Click here to listen to a reading of this blog:
Taken three years ago today, I remember the day the photo above was taken, really well.
I went to a friend’s birthday meal, despite feeling like I had a case of really bad flu and had done for ages. This ‘flu’ had been hanging around for a month or two by the time this photo was taken and eventually, a few months later, it was confirmed that I didn’t just have the flu or a virus that wasn’t going away, I actually had autoimmune hypothyroidism.
I felt as if I was going mad, and wondered if I was imagining feeling so unwell with flu type symptoms (heavy fatigue, intense muscle aches and pain) everyday for almost six months, before I was eventually diagnosed.
I had had symptoms of an underactive thyroid for five years prior to this photo (fatigue, depressive episodes, anxiety, acid reflux, very heavy periods, muscle cramps, unexplained diarrhoea, dry skin, acne, weight fluctuations) but they would come and go in bouts, meaning my health would get better and then worse again for a few months at a time, without any explanation from the many doctors I saw for all these symptoms.
Looking back, I can see now that it was the Hashimoto’s flaring up and progressing and then perhaps slowing down again, causing these flare ups in bad health, before I got to the point in January 2015, where from then on until my diagnosis in July 2015, the bouts of poor health making me feel as if I had the flu, didn’t go away this time. It was permanent.
And finally then, the doctors thought to test me for autoimmune hypothyroidism and I was diagnosed with it, with antibodies off the charts.
So, why aren’t doctors screening people for this supposedly ‘very common’ condition when they’re showing signs early on?
Why aren’t we catching the condition sooner and are instead leaving them to get worse with time?
When someone comes in complaining of unexplainable fatigue, poor mental health and aches and pains, why are they often not checked for a thyroid condition?
Just the unexplained fatigue alone should warrant a look at their thyroid hormone levels, surely?
Especially when we consider that:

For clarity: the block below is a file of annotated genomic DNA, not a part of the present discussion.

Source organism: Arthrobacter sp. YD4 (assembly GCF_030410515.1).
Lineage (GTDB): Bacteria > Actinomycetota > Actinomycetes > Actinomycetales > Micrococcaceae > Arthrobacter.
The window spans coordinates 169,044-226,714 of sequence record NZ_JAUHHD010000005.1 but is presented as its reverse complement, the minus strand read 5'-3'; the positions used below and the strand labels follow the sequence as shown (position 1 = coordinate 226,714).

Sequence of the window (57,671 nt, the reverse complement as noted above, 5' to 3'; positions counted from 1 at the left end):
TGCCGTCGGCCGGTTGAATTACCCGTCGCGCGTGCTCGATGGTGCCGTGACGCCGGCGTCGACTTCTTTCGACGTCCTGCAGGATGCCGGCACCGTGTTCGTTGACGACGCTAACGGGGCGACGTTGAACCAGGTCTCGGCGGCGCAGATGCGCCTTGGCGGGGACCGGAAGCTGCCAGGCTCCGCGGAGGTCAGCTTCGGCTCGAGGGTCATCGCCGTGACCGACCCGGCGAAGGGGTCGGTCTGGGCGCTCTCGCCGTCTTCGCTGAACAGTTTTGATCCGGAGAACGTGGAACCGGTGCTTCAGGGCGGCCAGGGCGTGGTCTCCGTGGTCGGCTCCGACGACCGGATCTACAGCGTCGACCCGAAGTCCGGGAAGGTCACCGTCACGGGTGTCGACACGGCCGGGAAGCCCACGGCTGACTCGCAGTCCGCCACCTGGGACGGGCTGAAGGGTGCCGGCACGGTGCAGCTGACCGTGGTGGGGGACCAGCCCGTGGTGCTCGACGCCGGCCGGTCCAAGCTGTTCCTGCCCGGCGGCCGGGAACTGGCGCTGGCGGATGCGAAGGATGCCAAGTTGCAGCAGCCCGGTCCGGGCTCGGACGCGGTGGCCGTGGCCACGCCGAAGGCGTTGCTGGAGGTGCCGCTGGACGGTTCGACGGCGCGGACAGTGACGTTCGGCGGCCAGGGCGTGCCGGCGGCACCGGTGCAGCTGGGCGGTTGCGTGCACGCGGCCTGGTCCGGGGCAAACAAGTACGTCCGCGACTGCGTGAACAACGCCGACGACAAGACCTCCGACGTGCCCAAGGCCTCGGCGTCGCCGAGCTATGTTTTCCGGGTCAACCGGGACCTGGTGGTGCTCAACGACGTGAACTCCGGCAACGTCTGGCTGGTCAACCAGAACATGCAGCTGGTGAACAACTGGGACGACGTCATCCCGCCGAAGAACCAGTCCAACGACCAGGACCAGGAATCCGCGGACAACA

- The World Health Organization estimates that 750 million people in the world have some form of thyroid disease
- Including at least 1 in 20 people in the UK say the BTF (though I believe it’s more common)
- And more than 12 percent of the U.S. population developing a thyroid condition during their lifetime, say the ATA
- Yet the ATA also say that as many as 60% are undiagnosed
This is really frustrating.
Did you have a similar experience?
You can click on the hyperlinks in the above post to learn more and see references to information given.
The book Be Your Own Thyroid Advocate: When You’re Sick and Tired of Being Sick and Tired, which covers Rachel’s personal story of going from being undiagnosed with a thyroid condition, to finally being diagnosed and put by Levothyroxine medication (which didn’t help), to finally finding the right medication for her and getting her health back.
There is also the online thyroid course ‘Freedom From Thyroid Fatigue’, which walks you through how to overcome thyroid fatigue and flare up days with a personalised approach. You may benefit from this guidance if you still experience ongoing fatigue and low energy.
Rachel Hill is the highly ranked and multi-award winning thyroid patient advocate, writer, speaker and author behind The Invisible Hypothyroidism. Her thyroid advocacy work includes authoring books, writing articles, blogging and speaking on podcasts, as well as being a board member for The American College of Thyroidology and The WEGO Health Patient Leader Advisory Board. Rachel has worked with The National Academy of Hypothyroidism, The BBC, The Mighty, Yahoo, MSN, ThyroidChange and many more. She is well-recognised as a useful contributor to the thyroid community and has received multiple awards and recognitions for her work and dedication. She has authored two books: ‘Be Your Own Thyroid Advocate‘ and ‘You, Me and Hypothyroidism‘. Rachel is British, but advocates for thyroid patients on a global scale.